Mr. Savage was charged with two charges of deliberately providing misleading information, contrary to Australian corporate law.
Police allege that he helped hide and modify company documents that could reveal Layton’s corruption.
The study received reports from Layton on improper payments by Layton Offshore registered in Singapore for two contracts worth a total of approximately $ 1.46 billion with Iraqi crude oil exports in 2010 and 2011. Started in the year.
The contract involved the construction of an offshore oil pipeline that would boost Iraq’s crude oil export capacity.
According to AFP, the main targets of the bribery scheme were Iraqi Ministry of Oil officials and government officials within Iraq’s South Oil Company.
Savage is the second Australian executive arrested in connection with Unaoil’s plot, which has already led to imprisonment or guilty plea for European and US executives.
Russell War, a former subordinate of Mr. Savage, is said to have masterminded the plan to secure the contract. He was arrested in November.
The document filed in the proceedings against Mr. War details the suspicious email between Mr. War and Mr. Savage.
First, Savage instructed War to “correct” the power points of the Iraqi project, which was to be presented to CEO Walking and his fellow director Layton in October 2010. .. The detective’s alleged $ 48.5 million payment was part of a slush fund to pay a bribe.
“Obviously, we need to put everything in the’right’place,” Savage said, making sure to “fill in” certain large payments that could raise board suspicions. Allegedly sent to Mr. War by email.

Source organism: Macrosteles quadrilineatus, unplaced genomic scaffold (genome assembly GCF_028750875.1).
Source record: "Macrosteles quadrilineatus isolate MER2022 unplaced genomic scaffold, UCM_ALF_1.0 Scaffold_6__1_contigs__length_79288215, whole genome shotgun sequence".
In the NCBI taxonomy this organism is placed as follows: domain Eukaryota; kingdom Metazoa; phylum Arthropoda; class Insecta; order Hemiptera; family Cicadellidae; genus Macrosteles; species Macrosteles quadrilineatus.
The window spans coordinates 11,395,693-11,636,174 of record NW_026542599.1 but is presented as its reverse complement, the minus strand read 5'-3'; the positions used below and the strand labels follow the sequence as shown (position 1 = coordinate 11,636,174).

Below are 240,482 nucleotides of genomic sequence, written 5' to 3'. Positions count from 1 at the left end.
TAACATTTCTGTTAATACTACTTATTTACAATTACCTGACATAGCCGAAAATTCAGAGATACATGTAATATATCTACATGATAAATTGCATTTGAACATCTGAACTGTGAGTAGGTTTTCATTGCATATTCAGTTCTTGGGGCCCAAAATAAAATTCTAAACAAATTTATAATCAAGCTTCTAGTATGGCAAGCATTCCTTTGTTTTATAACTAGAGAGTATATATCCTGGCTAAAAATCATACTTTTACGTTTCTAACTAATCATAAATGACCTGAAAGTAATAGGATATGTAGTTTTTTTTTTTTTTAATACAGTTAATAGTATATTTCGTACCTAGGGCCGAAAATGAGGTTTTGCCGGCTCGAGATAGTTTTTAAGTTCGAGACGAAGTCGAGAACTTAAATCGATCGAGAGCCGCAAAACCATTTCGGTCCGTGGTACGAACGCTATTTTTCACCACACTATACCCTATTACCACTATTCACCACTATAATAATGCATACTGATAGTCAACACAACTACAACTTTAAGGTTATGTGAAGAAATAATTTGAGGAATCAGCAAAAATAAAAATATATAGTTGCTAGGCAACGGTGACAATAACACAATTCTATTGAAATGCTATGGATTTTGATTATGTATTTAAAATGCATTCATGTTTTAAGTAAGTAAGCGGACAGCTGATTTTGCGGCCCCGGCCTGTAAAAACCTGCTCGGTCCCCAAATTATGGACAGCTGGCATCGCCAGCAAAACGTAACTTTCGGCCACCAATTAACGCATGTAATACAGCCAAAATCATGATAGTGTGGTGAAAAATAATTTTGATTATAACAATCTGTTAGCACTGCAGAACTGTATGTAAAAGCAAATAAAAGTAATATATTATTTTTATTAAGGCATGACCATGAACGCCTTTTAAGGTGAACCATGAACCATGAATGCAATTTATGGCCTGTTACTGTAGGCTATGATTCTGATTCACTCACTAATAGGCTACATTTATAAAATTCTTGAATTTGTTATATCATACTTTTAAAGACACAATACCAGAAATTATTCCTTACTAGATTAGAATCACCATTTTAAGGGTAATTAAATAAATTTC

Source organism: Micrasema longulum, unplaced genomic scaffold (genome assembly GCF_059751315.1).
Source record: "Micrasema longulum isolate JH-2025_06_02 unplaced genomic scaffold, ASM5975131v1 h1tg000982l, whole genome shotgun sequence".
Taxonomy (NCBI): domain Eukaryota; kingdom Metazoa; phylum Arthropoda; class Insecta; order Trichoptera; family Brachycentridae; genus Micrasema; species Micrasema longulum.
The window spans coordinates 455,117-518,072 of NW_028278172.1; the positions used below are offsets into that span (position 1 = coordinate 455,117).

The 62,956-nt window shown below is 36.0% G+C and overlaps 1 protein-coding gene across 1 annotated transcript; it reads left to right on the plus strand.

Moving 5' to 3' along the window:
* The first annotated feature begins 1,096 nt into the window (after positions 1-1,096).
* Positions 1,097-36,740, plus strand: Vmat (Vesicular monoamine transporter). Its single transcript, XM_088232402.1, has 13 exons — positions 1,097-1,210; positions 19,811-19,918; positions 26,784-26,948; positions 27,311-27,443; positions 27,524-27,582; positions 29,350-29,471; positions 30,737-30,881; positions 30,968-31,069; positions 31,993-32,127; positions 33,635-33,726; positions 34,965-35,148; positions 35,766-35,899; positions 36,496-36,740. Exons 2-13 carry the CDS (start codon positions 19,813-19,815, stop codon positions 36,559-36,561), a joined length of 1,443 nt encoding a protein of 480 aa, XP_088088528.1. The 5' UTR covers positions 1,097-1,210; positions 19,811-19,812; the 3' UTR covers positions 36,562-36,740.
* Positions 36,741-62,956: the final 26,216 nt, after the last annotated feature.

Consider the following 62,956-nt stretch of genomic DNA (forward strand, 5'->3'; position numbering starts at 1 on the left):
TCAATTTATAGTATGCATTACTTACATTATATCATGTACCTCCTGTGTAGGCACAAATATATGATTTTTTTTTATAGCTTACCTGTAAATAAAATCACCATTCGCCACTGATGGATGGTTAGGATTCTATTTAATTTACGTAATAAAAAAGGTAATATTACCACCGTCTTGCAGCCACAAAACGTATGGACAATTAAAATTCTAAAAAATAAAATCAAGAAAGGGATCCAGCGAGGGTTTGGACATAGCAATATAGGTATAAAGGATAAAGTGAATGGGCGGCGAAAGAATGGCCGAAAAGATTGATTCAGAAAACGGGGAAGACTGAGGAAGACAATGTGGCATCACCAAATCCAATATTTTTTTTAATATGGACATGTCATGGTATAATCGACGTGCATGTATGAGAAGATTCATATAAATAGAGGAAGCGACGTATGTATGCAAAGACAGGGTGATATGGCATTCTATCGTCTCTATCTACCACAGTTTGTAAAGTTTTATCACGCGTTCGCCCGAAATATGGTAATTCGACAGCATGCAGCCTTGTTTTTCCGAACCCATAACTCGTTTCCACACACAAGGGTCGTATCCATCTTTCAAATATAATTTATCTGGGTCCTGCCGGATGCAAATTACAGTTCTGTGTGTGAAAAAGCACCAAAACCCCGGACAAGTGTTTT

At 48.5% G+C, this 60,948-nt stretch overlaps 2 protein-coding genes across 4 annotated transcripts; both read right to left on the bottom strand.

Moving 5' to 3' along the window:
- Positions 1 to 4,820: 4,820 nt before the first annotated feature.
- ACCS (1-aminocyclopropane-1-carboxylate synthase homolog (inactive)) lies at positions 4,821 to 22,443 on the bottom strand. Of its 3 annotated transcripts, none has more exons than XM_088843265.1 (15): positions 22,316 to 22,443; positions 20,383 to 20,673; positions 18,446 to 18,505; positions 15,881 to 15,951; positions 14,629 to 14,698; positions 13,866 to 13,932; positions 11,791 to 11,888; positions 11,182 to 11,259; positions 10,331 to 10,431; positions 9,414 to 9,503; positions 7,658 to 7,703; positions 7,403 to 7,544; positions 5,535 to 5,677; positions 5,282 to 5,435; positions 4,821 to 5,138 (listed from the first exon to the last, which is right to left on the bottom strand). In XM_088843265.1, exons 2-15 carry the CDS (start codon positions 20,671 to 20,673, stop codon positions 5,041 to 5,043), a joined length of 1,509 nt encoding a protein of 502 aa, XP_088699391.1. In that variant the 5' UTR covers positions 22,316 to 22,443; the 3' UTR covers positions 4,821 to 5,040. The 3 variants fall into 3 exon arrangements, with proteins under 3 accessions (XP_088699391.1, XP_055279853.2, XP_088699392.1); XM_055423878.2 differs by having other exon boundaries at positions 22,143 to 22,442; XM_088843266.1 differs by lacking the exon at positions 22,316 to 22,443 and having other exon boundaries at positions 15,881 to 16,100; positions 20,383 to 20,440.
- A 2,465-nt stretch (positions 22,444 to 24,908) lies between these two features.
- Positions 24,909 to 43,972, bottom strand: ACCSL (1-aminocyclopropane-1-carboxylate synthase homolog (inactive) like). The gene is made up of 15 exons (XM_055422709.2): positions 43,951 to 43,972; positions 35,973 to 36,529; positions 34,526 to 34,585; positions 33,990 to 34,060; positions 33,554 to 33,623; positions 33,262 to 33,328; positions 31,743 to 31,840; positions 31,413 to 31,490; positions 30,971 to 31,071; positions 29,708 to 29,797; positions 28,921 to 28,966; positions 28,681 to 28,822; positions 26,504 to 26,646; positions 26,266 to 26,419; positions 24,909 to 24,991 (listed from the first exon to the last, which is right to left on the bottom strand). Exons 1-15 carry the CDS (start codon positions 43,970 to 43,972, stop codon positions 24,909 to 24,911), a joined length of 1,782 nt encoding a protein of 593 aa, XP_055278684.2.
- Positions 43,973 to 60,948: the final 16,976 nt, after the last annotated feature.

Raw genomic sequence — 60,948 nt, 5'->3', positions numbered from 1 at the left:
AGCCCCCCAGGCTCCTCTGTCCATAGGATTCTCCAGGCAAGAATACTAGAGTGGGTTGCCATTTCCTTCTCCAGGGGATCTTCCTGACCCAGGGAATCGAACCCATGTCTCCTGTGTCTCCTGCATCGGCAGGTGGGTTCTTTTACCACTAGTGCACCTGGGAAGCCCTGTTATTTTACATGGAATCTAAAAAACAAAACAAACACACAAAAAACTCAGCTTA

Court documents also refer to a file note created by another Layton executive in November 2010.
Mr. Savage’s return to Australia on December 27, 2020 has triggered border alerts to interested parties. He is based in France and owns a chateau.
His accusation is not as serious as Mr. War’s accusation, but he can be put in jail even if convicted.
A third man, Asia-based Peter Cox, is also being sought after by AFP for his alleged role in bribery plots.
Investigations are ongoing and further arrests and prosecutions are possible.
We saw bribes to Layton officials, alongside other Western multinationals, drawn into the international Unaoil scandal.
Unaoil was selected for Layton’s offshore sector as part of Layton’s aggressive international expansion into Asia and the Middle East.
Unaoil’s widespread criminal activity was revealed in an unsealed indictment filed in the United States in 2019. US officials have accused Unaoil of paying bribes on behalf of up to 25 multinationals for more than a decade.
A large-scale global conspiracy was publicly revealed by Age And Sydney Morning Herald In 2016, it led to official corruption investigations around the world.
Brothers Cyrus Ahsani, 51 and Saman Ahsani, who ran Unaoil, each pleaded guilty to violating the widespread Foreign Corrupt Practices Act in the United States. The pair will appear in Texas court in this year’s ruling.
AFP investigators worked with US and UK authorities to seize more than 2 million documents, obtain evidence from 10 countries, and provide evidence to foreign agencies to assist in prosecution.
Savage and Waugh have been top executives of ASX-listed companies charged with foreign bribery crimes in Australia since the law was passed in 1999.
Fergus Hunter is a criminal reporter at The Sydney Morning Herald.
Nick McKenzie is an investigative journalist who has been selected twice as an Australian journalist of the year. Winner of the 10th Walkley Award, he investigates politics, business, diplomacy / defense, human rights issues, and police / criminal justice.
Former Leighton executive David Savage arrested over Unaoil scandal involvement Source link Former Leighton executive David Savage arrested over Unaoil scandal involvement